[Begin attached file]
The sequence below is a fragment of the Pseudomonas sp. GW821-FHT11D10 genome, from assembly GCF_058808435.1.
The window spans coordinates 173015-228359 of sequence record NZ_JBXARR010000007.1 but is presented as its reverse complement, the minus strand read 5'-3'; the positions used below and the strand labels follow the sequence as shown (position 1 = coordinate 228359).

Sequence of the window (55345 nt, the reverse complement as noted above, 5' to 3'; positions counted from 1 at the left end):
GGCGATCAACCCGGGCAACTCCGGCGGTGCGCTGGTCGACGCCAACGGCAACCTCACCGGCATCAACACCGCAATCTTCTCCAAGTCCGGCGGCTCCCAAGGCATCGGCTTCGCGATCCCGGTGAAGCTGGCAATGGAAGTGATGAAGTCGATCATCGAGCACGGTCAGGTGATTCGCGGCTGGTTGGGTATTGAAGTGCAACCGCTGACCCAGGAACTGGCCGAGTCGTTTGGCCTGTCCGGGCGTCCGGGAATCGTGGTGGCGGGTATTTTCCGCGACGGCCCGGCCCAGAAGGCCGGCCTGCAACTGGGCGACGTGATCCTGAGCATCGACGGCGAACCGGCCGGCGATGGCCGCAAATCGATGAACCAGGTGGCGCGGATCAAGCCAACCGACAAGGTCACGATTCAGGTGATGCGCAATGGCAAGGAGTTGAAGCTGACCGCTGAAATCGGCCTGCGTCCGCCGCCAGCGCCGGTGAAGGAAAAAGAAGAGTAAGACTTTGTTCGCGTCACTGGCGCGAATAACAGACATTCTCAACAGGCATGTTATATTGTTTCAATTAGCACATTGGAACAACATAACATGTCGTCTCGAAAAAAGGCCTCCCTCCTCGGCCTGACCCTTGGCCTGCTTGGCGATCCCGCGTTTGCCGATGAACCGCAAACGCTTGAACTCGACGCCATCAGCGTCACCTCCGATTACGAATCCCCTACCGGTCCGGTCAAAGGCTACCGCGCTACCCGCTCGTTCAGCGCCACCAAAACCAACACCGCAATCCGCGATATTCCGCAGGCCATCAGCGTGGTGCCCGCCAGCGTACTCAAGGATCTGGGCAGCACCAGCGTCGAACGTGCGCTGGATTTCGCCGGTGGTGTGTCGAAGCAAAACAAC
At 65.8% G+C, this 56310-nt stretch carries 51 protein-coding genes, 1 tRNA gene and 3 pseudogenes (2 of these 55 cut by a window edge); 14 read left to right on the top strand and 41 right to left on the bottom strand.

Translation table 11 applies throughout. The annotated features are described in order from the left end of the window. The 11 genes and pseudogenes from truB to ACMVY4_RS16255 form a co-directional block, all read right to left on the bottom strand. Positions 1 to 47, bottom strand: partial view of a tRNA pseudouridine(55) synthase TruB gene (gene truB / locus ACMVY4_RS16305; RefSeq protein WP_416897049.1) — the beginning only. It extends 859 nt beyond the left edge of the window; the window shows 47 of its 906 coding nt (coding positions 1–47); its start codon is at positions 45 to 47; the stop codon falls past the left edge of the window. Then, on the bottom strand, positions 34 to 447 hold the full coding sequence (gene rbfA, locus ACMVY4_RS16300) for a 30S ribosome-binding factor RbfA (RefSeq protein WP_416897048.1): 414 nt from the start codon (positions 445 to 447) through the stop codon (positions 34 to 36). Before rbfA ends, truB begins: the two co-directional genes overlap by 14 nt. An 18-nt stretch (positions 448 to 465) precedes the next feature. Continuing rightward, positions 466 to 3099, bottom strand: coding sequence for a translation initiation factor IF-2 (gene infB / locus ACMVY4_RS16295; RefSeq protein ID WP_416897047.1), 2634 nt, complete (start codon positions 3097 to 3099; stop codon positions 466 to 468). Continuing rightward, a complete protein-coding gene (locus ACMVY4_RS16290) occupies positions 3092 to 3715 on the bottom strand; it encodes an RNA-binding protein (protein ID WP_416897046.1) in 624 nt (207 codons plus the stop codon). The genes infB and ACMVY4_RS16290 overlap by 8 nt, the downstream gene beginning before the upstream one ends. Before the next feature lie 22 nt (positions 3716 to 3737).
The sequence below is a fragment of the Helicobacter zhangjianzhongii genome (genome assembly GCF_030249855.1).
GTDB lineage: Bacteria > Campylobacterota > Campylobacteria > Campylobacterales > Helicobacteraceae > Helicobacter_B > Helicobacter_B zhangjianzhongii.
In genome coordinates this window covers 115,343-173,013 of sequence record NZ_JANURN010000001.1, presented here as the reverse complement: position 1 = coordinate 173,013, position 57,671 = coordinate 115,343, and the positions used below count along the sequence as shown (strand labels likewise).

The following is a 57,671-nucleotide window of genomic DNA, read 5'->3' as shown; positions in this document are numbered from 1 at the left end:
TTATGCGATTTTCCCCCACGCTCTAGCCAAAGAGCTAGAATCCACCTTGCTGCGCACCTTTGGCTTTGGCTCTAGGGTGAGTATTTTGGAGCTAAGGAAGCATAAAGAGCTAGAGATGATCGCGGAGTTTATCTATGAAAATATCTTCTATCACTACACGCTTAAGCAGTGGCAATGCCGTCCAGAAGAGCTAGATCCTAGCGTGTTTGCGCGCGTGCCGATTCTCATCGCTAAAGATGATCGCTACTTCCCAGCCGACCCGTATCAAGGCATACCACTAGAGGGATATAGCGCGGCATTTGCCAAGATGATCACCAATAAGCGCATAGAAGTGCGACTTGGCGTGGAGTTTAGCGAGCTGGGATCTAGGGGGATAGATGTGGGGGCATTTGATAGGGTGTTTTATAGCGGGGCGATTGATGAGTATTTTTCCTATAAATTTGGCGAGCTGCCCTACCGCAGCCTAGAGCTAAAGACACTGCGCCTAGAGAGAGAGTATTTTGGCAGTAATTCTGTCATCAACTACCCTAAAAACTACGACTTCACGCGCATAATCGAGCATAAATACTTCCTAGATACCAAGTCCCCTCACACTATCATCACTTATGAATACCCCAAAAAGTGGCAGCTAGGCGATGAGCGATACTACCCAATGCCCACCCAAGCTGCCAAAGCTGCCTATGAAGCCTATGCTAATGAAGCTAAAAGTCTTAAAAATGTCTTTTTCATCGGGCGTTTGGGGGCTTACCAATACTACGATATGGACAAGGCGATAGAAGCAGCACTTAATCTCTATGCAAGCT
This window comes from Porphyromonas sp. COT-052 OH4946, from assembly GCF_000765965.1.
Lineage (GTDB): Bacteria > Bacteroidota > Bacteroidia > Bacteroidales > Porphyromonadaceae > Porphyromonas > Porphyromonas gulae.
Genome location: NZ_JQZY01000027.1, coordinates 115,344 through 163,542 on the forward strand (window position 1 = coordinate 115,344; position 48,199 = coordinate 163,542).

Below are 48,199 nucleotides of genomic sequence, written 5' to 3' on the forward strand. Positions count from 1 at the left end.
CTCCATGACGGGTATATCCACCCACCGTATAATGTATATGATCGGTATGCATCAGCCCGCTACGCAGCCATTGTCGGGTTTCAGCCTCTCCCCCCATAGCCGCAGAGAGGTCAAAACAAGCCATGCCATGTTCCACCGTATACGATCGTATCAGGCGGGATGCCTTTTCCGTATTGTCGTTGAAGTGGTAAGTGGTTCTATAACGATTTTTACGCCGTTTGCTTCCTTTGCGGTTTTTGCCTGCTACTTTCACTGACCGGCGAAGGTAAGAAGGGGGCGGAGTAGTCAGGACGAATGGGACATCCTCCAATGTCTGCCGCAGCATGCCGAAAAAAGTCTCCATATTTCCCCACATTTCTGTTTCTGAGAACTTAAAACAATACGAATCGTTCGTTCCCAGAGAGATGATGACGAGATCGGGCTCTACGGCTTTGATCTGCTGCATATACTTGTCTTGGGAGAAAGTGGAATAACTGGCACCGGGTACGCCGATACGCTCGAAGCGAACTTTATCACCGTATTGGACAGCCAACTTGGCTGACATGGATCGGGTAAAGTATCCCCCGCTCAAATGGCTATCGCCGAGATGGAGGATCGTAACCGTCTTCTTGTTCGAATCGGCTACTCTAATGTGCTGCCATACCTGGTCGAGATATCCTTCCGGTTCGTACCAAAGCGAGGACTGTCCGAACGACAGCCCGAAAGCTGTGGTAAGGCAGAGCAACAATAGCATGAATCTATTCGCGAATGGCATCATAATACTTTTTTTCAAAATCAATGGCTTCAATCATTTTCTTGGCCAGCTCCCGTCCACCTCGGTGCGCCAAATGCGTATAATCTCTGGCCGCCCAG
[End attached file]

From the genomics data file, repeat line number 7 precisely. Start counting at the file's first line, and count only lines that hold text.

The sequence below is a fragment of the Helicobacter zhangjianzhongii genome (genome assembly GCF_030249855.1).